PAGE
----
Notably, the SOE Policy distinguishes between commercial and non-commercial entities. However, since PPIB is not a commercial entity, it does not fall within this particular category; (iii) SOEs required to be restructured/ reformed and retained in the medium-term; and (iv) SOEs required to be restructured/ reformed prior to privatisation.

PPIB maintains that for the purpose of establishing a Strategic or Essential SOE, the SOE Policy underscores the following factors, as set out in clause 10 of the SOE Policy, that need consideration by the Board for such categorisation: (i) there is no private sector firm operating within the relevant sector providing the goods and/ or services that the new SOE will provide or the service cannot be procured from private sector firm due to a legal restriction; (ii) the federal government needs to establish a particular market in any sector of the economy which will be supported by the creation of the SOE, provided that such SOE shall under no circumstances be given exclusivity in provision of services or goods and shall strictly adhere to the principle of competitive neutrality as required under the Act and this Policy; (iii) if a new SOE has been formed through the corporatization of an existing government function, the new SOE will be clearly categorised as either commercial or non-commercial; and (iv) the provision of the good and/ or service cannot be procured through a public private partnership.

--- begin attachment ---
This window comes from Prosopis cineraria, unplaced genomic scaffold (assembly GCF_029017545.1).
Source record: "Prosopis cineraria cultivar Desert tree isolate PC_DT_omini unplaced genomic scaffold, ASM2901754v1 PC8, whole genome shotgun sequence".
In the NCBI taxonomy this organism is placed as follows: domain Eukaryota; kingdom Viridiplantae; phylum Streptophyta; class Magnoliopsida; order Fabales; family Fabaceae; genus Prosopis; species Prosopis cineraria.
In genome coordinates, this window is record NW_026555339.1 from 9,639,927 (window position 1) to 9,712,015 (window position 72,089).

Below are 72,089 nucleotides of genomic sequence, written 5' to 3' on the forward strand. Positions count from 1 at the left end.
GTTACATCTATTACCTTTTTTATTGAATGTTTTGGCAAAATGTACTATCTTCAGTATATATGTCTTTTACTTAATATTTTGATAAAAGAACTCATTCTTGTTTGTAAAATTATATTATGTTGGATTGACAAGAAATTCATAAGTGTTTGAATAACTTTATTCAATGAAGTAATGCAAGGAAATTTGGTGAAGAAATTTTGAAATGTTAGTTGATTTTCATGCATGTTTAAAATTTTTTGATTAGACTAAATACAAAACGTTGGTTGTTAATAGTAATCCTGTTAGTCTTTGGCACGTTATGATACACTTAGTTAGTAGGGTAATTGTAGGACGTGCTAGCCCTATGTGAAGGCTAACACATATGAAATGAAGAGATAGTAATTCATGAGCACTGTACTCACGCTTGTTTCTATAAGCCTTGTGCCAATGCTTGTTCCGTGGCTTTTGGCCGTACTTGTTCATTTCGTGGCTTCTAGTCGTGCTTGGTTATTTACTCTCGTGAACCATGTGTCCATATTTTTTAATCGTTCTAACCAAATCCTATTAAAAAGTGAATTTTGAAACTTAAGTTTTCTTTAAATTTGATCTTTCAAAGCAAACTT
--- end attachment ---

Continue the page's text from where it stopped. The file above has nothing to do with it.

Keeping in view the foregoing, it is evident and amply clear that PPIB does not fall under categories (ii) to (iv) listed under clause 11. It; therefore, needs to be determined whether PPIB is a “Strategic” or “Essential” SOE under category (i) of clause 11. From the perspective of the SOE Policy, it appears that the distinction between Essential and Strategic SOEs hinges upon and has been drawn based on their respective roles, functions, and significance to the government and the economy. In essence, the core test provided for identifying an SOE as “Essential” SOEs is that they are vital for implementing government policies and performing specific functions within the economy or society which cannot be assumed by the private sector.